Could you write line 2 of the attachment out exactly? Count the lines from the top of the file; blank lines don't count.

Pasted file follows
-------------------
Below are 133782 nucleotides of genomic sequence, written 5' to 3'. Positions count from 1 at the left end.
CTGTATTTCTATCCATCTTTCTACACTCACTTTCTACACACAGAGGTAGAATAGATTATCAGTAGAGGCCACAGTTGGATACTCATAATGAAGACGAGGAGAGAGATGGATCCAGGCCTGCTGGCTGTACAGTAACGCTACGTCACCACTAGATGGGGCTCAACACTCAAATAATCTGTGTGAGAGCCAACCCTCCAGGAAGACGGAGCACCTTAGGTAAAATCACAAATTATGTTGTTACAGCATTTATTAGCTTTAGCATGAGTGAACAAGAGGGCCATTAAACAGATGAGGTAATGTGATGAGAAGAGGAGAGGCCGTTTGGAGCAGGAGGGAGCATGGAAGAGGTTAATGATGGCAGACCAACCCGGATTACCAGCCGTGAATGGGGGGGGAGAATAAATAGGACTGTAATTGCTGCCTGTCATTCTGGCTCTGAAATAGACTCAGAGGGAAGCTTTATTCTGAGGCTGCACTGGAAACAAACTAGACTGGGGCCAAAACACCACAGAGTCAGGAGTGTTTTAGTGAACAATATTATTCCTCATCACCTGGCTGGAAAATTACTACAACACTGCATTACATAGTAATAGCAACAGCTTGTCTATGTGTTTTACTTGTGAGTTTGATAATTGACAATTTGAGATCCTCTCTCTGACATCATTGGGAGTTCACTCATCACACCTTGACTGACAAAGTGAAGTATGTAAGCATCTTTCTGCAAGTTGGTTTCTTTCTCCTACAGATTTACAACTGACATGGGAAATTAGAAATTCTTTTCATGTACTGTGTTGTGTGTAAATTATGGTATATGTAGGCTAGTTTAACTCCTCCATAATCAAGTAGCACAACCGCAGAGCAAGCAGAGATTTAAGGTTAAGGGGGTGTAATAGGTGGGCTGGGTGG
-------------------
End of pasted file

CTGTATTTCTATCCATCTTTCTACACTCACTTTCTACACACAGAGGTAGAATAGATTATCAGTAGAGGCCACAGTTGGATACTCATAATGAAGACGAGGAGAGAGATGGATCCAGGCCTGCTGGCTGTACAGTAACGCTACGTCACCACTAGATGGGGCTCAACACTCAAATAATCTGTGTGAGAGCCAACCCTCCAGGAAGACGGAGCACCTTAGGTAAAATCACAAATTATGTTGTTACAGCATTTATTAGCTTTAGCATGAGTGAACAAGAGGGCCATTAAACAGATGAGGTAATGTGATGAGAAGAGGAGAGGCCGTTTGGAGCAGGAGGGAGCATGGAAGAGGTTAATGATGGCAGACCAACCCGGATTACCAGCCGTGAATGGGGGGGGAGAATAAATAGGACTGTAATTGCTGCCTGTCATTCTGGCTCTGAAATAGACTCAGAGGGAAGCTTTATTCTGAGGCTGCACTGGAAACAAACTAGACTGGGGCCAAAACACCACAGAGTCAGGAGTGTTTTAGTGAACAATATTATTCCTCATCACCTGGCTGGAAAATTACTACAACACTGCATTACATAGTAATAGCAACAGCTTGTCTATGTGTTTTACTTGTGAGTTTGATAATTGACAATTTGAGATCCTCTCTCTGACATCATTGGGAGTTCACTCATCACACCTTGACTGACAAAGTGAAGTATGTAAGCATCTTTCTGCAAGTTGGTTTCTTTCTCCTACAGATTTACAACTGACATGGGAAATTAGAAATTCTTTTCATGTACTGTGTTGTGTGTAAATTATGGTATATGTAGGCTAGTTTAACTCCTCCATAATCAAGTAGCACAACCGCAGAGCAAGCAGAGATTTAAGGTTAAGGGGGTGTAATAGGTGGGCTGGGTGG